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Why have cured meats become fluorescent?

Italian cured meat appetizers: between myths and false gods

Italian cured meats open up a truly vast panorama, different flavours, colors and aromas that fill the tables and make the meal complete. Sometimes the plate with cured meats becomes the starting point for a truly rich meal, or they are transformed into the main course thanks to the many recipes with cured meats that we can find. Any examples? Chicken rolls with bacon, meatballs with cooked ham, filling for ravioli with ham, dumplings with speck.

The possibilities are truly many and range from traditional Italian recipes with a more than ancient history to innovative solutions resulting from the desire to experiment. If first of all you need to know the ingredients thoroughly, the next step is to correct some details to make the experience pleasant and not at all cloying. In fact, sometimes it can happen that the sliced ​​meat has particular colors: when the fluorescent clashes. This could easily be the title, but... The reason is easy to say.

Whole muscle in cured meat appetizers

Whole muscle summer cured meats are cooked ham, speck, culatello and bresaola. It may happen that the iridescent effect is also noticeable in cooked cured meats such as pastrami and roast beef, and even more so when the slice is cut thin, by machine and in the leanest part. What are we talking about? Of the fluorescent effect that makes many people turn up their noses - but not everyone.

What does the disco effect depend on? The first thought is directed towards something unusual, wrong, perhaps the beginning of deterioration or, even worse, poor conservation. In most cases, the iridescent parts are discarded as the color appears jarring and unsuitable for the cold cuts and cheese platter to be brought to the table. However, the question has a scientific motivation that has nothing to do with common fears but, on the contrary, has solid foundations far from bacterial causes or degradation of various kinds.

Cured cured meats: a question of science

The color of the meat is determined by a pigment: hemoglobin, in a cured salami, takes on an intense red-brown color which, when linked to the nitrite molecules - essential for the preservation of the food, creates a stable molecular bond. There is one aspect that is beyond control and that is the dispersion of light in the muscle microstructure.

Scientific analyzes demonstrate that the iridescence of cured meats is caused by the angle of observation and the orientation of the meat. Therefore it is a completely natural phenomenon that has nothing - or little - to do with the bacterial and organoleptic content contained in the slice of meat. The scientific term is birefringence or double refraction of flesh.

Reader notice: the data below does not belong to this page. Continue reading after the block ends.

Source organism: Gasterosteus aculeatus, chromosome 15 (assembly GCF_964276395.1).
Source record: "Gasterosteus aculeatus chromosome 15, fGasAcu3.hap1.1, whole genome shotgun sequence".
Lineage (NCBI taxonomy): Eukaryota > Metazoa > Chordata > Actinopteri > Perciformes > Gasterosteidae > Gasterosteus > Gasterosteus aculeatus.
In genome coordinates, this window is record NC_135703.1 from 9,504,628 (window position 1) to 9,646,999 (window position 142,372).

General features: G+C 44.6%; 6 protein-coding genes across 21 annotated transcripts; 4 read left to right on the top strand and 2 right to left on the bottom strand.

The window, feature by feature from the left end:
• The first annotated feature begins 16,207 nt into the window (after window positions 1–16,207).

Iridescent cured meat platter: a practical example

To make the iridescent effect more digestible, scientists compare the fluorescent slice with a prism: if you move it the reflected light changes color and reflection. However, it is necessary to make a specification in order to delve deeper into the topic: muscle proteins are positioned in myofilaments, which are in turn composed of myofibrils. The union of these elements contributes to the formation of muscle fibers which in turn create muscles.

Those responsible for the fluorescent effect are the myofilaments which, when cut perpendicularly to offer the best cut of meat, make the slices iridescent. The ends of the slice, once cut, have micro grooves that become fertile ground for the light which, in doing so, reflects the rainbow.

Rainbow beef

The fluorescent effect responds to a scientific rule that manifests itself in various aspects. White light is made up of a spectrum of different colors and each of them is made up of a specific wavelength. When the white light hits the grooves on the slice of meat, the angle creates a unique reflection given by the angle of the light and the particular frequency. The diffusion of the reflection allows the light to transform the color, or at least this apparently happens, activating the iridescent effect.

Charcuterie starters: only some are fluorescent

The iridescent effect is only evident on some particular Italian and foreign cured meats; the phenomenon depends on the initial color of the cut of meat and the structure of the filaments that make up the muscle fiber and the muscle. That's why you're more likely to notice the fluorescent phenomenon in cooked, dark meats like roast beef, pastrami and ham.

White meat is too pale to allow the iridescent effect to be observed with the naked eye, while raw meat is soft and delicate so the fibers open easily and remain more elastic. The master butchers also tell how important the direction of the cut is which, avoiding the counter-grain and perpendiculars, remains intact without creating doubts and particular colors.

Other times the fault lies with the dull blade which causes the problem and risks compromising, just by sight, the sale of the product. Finally, the amount of fat present in summer cured meats - the perfect season in which to consume them - becomes an excellent deterrent for marbling the cut of meat and combating the fluorescent effect of cured meats which is rather annoying for most.